Insulate our homes

← Green energy & heating

Be part of the solution

Britain’s leaky homes make the energy crisis worse. Our country has some of the oldest and least well-insulated housing stock in western Europe, ensuring that we lose heat through walls, windows and doors quickly after turning off the radiators.

The good news is that everything we do to insulate our homes and make them more comfortable to live in not only cuts expensive energy bills but also reduces the impact of our homes on the environment.

And that’s important too, because more than a fifth of the UK’s total carbon emissions come from the houses we live in, and it’s increasing.

The challenge of insulating our homes is twofold: ‘retrofitting’ many millions of existing, ageing buildings (which account for 70% of housing emissions) and insisting that all the new homes we build are zero carbon. The industry-wide UKGBC’s Net Zero Whole Life Carbon Roadmap for the UK Built Environment spells out the actions government and industry must take to achieve net zero across the housing sector, but we have to act much faster in changing our current course. Already, the UK Green Building Council says that over 100 homes per hour will need to be retrofitted to achieve the UK government’s commitment to net zero by 2050.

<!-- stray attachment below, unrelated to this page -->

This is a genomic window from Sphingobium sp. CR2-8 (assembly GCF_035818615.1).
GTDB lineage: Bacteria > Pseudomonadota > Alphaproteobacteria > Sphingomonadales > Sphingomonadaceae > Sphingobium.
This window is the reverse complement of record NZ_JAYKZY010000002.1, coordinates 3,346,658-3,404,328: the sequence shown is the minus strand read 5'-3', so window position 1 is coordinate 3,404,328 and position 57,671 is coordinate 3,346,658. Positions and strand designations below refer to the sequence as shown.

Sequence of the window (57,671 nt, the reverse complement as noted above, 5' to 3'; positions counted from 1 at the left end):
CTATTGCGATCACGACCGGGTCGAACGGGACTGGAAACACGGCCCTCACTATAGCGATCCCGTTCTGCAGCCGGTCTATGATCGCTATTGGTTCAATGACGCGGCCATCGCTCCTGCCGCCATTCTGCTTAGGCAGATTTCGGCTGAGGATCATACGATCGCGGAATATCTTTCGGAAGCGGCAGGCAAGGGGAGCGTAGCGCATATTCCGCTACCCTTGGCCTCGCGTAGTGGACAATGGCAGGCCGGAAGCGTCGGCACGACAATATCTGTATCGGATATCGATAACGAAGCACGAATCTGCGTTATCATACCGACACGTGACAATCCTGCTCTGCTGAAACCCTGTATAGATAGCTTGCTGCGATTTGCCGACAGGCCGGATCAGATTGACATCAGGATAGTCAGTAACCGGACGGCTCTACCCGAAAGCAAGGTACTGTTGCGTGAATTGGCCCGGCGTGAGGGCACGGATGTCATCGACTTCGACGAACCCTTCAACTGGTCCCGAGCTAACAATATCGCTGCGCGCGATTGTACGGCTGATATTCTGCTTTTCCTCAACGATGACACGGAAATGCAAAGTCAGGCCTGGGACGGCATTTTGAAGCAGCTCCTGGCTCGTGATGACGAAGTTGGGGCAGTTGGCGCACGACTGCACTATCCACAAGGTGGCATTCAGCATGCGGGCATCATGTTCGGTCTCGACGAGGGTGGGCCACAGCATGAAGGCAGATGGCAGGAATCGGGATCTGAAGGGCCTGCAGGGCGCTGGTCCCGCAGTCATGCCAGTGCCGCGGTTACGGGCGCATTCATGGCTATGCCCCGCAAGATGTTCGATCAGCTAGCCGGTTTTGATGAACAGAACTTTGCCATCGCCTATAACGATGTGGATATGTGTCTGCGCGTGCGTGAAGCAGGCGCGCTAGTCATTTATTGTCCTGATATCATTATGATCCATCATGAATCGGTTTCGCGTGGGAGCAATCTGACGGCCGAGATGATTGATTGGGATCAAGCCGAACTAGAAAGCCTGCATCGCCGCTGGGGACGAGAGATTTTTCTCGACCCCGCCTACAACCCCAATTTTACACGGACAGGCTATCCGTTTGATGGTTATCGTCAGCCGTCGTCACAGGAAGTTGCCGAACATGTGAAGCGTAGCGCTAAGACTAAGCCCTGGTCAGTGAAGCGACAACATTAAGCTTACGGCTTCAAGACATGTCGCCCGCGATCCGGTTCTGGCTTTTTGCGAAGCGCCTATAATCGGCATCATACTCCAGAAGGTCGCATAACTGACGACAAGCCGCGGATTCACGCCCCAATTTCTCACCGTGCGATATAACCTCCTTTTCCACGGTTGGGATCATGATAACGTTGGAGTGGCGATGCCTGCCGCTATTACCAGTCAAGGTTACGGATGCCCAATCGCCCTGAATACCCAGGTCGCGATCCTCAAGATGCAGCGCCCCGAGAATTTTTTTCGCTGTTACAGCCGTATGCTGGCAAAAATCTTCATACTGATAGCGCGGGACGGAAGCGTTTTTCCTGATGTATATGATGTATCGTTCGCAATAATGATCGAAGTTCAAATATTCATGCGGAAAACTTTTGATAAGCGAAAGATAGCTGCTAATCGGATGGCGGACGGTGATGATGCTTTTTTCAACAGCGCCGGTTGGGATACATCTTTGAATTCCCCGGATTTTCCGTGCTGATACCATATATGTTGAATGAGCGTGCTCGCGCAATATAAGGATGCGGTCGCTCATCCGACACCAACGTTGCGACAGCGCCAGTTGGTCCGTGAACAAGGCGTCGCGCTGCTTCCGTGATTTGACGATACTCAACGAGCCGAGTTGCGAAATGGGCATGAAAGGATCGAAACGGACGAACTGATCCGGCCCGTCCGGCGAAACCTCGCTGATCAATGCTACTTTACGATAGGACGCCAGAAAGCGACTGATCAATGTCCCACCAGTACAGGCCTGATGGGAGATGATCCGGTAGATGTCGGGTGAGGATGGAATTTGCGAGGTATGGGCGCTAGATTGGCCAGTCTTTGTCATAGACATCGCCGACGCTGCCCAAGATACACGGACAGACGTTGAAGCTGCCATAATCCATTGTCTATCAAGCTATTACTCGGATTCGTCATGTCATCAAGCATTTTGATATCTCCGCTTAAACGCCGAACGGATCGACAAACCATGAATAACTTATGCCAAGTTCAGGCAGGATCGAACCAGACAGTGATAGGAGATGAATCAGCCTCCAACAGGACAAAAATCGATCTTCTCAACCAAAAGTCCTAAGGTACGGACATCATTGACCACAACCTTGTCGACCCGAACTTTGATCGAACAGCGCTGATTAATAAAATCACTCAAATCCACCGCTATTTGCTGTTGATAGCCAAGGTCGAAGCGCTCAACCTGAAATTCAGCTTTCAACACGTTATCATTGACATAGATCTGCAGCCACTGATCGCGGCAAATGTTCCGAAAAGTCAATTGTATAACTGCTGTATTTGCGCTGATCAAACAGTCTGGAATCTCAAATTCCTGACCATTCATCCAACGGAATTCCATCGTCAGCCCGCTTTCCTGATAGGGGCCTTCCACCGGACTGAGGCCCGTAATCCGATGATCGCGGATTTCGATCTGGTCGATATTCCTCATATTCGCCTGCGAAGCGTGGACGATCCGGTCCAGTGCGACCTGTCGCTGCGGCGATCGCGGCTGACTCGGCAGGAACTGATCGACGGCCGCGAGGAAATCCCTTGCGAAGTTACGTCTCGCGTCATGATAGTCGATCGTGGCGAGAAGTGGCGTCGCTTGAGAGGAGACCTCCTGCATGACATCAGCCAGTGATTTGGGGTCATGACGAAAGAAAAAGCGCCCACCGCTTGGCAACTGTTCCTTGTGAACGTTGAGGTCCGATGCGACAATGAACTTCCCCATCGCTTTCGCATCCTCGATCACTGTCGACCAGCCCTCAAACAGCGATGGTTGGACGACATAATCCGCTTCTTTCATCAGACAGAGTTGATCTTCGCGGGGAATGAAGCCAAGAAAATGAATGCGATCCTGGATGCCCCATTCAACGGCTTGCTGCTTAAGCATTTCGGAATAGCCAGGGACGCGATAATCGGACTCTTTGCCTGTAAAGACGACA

It seems obvious, but we really have to stop building homes now that will need retrofitting almost immediately! Comfortable zero carbon homes are an achievable house-building standard, according to Ashden, minimising energy use and using renewable energy supplies. Yet the UK’s national building regulations still do not require new homes to be zero carbon. Local councils can set their own local planning requirements that demand it, but only a few, like Reading and York, have done so.

Low-income households living in fuel poverty need massive support to retrofit their homes, which is increasingly being addressed by numerous central and local government schemes such as North-East Derbyshire District Council’s programme to install external wall insulation in social housing in its ex-mining communities.

However, even those who can afford to retrofit their own homes may need practical help. Carbon Co-op and URBED have developed and piloted People Powered Retrofit, a householder-led retrofit One-Stop-Shop in Manchester. They support homeowners who are able to pay for retrofitting, because there is currently very little provision to serve this large sector.

What can you do? Find other local householders who are interested in retrofitting their homes and share ideas about how to work on a group of houses together. It should reduce your costs, and you may need help from your neighbours to stay somewhere else while the work is done!

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